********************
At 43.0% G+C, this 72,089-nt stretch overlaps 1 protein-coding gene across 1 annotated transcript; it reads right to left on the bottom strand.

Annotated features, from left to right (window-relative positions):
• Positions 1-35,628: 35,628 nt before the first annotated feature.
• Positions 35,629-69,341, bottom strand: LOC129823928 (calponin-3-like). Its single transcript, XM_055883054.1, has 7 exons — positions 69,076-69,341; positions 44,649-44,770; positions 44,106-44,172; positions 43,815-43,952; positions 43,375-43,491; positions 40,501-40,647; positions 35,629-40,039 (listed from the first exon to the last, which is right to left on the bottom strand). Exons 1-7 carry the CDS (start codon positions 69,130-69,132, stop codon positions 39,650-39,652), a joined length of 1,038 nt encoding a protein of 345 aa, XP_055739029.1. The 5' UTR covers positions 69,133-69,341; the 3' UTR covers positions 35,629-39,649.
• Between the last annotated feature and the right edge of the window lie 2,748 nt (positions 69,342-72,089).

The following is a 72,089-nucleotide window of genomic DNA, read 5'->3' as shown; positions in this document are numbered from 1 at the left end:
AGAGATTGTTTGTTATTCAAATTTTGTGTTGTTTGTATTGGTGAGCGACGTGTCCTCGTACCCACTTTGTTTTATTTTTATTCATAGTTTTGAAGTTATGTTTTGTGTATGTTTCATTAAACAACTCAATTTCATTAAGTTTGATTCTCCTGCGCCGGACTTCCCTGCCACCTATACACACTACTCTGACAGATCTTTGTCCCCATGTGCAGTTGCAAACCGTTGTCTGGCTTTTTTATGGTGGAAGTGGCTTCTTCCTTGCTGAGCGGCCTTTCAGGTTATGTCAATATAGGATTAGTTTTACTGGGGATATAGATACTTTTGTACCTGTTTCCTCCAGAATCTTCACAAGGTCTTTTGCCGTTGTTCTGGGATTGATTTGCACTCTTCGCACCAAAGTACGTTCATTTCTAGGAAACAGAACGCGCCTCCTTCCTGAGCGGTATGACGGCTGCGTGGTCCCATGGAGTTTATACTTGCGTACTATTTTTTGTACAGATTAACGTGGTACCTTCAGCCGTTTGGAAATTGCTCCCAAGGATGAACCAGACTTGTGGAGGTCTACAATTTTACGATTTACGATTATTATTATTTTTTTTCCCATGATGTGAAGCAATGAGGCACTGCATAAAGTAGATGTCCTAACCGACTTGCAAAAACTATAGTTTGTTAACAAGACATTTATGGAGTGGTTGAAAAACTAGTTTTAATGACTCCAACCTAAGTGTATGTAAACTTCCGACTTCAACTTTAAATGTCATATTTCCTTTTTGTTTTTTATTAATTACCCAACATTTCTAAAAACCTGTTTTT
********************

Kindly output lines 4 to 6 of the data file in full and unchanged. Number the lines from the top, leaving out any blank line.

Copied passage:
• Positions 35,629-69,341, bottom strand: LOC129823928 (calponin-3-like). Its single transcript, XM_055883054.1, has 7 exons — positions 69,076-69,341; positions 44,649-44,770; positions 44,106-44,172; positions 43,815-43,952; positions 43,375-43,491; positions 40,501-40,647; positions 35,629-40,039 (listed from the first exon to the last, which is right to left on the bottom strand). Exons 1-7 carry the CDS (start codon positions 69,130-69,132, stop codon positions 39,650-39,652), a joined length of 1,038 nt encoding a protein of 345 aa, XP_055739029.1. The 5' UTR covers positions 69,133-69,341; the 3' UTR covers positions 35,629-39,649.
• Between the last annotated feature and the right edge of the window lie 2,748 nt (positions 69,342-72,089).

The following is a 72,089-nucleotide window of genomic DNA, read 5'->3' as shown; positions in this document are numbered from 1 at the left end: